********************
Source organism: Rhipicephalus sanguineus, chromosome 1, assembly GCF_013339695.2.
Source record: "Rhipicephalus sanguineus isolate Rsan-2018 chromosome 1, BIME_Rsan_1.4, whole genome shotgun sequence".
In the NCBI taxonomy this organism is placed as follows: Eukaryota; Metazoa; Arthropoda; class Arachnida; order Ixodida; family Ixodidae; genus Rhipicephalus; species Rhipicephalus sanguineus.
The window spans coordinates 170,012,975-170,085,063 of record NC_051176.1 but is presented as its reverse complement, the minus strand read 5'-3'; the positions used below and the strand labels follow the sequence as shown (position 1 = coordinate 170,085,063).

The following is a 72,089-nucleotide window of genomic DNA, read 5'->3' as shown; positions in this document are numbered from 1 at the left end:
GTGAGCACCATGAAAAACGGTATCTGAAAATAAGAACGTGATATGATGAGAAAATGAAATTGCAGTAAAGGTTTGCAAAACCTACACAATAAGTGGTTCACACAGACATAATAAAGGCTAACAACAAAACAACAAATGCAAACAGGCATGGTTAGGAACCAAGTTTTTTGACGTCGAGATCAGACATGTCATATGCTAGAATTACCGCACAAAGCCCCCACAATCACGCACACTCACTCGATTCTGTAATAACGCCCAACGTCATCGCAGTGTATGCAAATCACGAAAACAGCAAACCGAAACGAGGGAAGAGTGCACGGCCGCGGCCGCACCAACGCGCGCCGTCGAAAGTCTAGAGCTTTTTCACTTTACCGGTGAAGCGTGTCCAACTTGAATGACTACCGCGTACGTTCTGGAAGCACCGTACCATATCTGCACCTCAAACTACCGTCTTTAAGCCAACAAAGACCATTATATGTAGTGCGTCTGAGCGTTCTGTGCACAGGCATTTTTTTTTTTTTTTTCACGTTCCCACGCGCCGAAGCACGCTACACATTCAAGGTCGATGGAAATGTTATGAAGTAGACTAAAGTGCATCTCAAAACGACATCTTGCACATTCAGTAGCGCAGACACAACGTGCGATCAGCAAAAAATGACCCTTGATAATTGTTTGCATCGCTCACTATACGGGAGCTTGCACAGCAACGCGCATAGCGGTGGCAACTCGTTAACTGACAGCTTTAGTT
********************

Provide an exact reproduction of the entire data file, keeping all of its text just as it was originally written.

Source organism: Rhipicephalus sanguineus, chromosome 1, assembly GCF_013339695.2.
Source record: "Rhipicephalus sanguineus isolate Rsan-2018 chromosome 1, BIME_Rsan_1.4, whole genome shotgun sequence".
In the NCBI taxonomy this organism is placed as follows: Eukaryota; Metazoa; Arthropoda; class Arachnida; order Ixodida; family Ixodidae; genus Rhipicephalus; species Rhipicephalus sanguineus.
The window spans coordinates 170,012,975-170,085,063 of record NC_051176.1 but is presented as its reverse complement, the minus strand read 5'-3'; the positions used below and the strand labels follow the sequence as shown (position 1 = coordinate 170,085,063).

The following is a 72,089-nucleotide window of genomic DNA, read 5'->3' as shown; positions in this document are numbered from 1 at the left end:
GTGAGCACCATGAAAAACGGTATCTGAAAATAAGAACGTGATATGATGAGAAAATGAAATTGCAGTAAAGGTTTGCAAAACCTACACAATAAGTGGTTCACACAGACATAATAAAGGCTAACAACAAAACAACAAATGCAAACAGGCATGGTTAGGAACCAAGTTTTTTGACGTCGAGATCAGACATGTCATATGCTAGAATTACCGCACAAAGCCCCCACAATCACGCACACTCACTCGATTCTGTAATAACGCCCAACGTCATCGCAGTGTATGCAAATCACGAAAACAGCAAACCGAAACGAGGGAAGAGTGCACGGCCGCGGCCGCACCAACGCGCGCCGTCGAAAGTCTAGAGCTTTTTCACTTTACCGGTGAAGCGTGTCCAACTTGAATGACTACCGCGTACGTTCTGGAAGCACCGTACCATATCTGCACCTCAAACTACCGTCTTTAAGCCAACAAAGACCATTATATGTAGTGCGTCTGAGCGTTCTGTGCACAGGCATTTTTTTTTTTTTTTTCACGTTCCCACGCGCCGAAGCACGCTACACATTCAAGGTCGATGGAAATGTTATGAAGTAGACTAAAGTGCATCTCAAAACGACATCTTGCACATTCAGTAGCGCAGACACAACGTGCGATCAGCAAAAAATGACCCTTGATAATTGTTTGCATCGCTCACTATACGGGAGCTTGCACAGCAACGCGCATAGCGGTGGCAACTCGTTAACTGACAGCTTTAGTT